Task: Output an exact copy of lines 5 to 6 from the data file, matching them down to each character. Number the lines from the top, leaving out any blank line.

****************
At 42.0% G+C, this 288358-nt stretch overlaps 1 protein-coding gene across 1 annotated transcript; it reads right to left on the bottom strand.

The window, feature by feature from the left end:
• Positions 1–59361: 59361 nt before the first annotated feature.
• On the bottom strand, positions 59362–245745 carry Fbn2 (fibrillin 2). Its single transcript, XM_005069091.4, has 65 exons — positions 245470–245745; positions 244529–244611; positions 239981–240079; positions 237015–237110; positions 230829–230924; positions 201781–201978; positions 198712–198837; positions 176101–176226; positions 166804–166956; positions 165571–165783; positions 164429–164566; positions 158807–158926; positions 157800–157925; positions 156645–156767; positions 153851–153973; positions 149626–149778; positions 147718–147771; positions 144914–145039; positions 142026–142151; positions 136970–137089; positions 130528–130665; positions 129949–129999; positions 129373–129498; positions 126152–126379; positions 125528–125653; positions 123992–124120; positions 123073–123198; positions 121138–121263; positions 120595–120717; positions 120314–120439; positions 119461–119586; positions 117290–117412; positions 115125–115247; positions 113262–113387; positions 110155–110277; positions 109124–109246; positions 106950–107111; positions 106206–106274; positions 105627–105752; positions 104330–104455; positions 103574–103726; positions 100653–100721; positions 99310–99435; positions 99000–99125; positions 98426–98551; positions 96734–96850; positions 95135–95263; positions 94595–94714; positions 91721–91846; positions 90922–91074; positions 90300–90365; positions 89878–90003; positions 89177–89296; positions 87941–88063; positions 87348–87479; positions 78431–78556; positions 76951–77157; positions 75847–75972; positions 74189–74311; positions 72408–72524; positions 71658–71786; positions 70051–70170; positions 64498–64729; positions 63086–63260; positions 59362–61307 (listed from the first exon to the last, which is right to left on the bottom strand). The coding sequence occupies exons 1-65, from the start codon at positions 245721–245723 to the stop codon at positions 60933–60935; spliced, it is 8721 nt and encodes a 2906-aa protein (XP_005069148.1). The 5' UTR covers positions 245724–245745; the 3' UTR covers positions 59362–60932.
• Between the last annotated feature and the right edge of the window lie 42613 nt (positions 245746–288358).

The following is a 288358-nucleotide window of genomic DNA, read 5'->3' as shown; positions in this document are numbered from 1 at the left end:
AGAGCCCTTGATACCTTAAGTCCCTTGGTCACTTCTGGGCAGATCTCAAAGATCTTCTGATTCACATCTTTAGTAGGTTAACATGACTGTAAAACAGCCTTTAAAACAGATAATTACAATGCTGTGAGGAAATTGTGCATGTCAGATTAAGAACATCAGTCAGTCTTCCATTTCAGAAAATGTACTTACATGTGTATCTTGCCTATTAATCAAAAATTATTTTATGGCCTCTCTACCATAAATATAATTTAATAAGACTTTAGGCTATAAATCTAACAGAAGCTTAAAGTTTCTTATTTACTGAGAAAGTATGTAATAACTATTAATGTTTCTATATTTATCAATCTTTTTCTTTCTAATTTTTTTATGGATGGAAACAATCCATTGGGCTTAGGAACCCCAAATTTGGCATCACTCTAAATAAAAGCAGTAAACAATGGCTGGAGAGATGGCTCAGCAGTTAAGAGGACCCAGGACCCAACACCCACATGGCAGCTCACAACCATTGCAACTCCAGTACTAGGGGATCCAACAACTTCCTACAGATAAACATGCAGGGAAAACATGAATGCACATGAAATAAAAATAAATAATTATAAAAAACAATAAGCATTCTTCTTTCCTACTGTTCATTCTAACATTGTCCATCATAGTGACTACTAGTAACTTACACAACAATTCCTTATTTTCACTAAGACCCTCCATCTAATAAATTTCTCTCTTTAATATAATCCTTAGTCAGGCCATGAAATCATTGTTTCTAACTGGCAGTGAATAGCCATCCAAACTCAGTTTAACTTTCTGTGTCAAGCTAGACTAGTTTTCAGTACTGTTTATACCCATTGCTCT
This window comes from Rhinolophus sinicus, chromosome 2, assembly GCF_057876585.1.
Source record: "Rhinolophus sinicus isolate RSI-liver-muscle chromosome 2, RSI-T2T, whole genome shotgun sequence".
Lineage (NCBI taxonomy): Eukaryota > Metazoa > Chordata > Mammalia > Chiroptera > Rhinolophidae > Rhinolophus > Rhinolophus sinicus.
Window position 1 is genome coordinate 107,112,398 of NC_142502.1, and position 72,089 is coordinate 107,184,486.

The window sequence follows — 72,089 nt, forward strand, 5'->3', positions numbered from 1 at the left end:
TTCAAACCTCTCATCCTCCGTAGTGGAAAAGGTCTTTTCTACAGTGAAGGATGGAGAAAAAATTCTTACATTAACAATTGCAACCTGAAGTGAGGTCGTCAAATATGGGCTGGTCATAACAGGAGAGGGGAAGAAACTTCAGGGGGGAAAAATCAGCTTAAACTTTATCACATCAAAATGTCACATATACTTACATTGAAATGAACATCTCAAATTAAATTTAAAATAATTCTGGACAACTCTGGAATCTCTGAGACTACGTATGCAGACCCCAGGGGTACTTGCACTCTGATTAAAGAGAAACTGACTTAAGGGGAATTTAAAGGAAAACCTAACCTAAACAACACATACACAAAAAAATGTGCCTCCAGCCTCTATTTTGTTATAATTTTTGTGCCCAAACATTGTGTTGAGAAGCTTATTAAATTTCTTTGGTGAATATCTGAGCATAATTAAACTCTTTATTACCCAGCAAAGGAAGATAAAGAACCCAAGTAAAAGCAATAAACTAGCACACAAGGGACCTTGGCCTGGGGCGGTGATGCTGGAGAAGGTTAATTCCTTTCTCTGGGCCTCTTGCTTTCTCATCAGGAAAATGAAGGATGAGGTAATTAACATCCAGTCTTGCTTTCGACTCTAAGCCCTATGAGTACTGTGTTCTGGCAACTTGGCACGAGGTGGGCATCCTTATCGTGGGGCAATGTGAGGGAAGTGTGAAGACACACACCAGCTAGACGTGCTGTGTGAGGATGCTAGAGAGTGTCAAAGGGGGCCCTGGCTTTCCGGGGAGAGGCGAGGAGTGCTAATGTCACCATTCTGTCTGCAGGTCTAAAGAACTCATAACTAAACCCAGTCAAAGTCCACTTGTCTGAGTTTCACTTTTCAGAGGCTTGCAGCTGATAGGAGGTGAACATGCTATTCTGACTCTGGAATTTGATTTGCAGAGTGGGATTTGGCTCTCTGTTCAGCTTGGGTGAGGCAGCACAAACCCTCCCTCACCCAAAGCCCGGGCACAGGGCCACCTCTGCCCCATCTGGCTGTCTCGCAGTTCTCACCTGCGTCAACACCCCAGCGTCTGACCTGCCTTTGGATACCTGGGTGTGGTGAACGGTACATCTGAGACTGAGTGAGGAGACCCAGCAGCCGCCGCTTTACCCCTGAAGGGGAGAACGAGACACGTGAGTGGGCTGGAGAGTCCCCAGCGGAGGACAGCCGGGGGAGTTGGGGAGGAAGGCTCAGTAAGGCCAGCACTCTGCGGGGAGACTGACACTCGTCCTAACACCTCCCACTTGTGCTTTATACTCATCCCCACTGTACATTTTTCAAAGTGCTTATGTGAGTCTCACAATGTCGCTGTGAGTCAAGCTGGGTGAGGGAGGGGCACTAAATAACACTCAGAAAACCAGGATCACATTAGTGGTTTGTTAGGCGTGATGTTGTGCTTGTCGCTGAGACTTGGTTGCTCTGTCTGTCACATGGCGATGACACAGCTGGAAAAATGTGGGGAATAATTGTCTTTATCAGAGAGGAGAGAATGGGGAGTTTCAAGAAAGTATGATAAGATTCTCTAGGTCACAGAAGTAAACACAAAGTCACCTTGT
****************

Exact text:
• Between the last annotated feature and the right edge of the window lie 42613 nt (positions 245746–288358).

The following is a 288358-nucleotide window of genomic DNA, read 5'->3' as shown; positions in this document are numbered from 1 at the left end: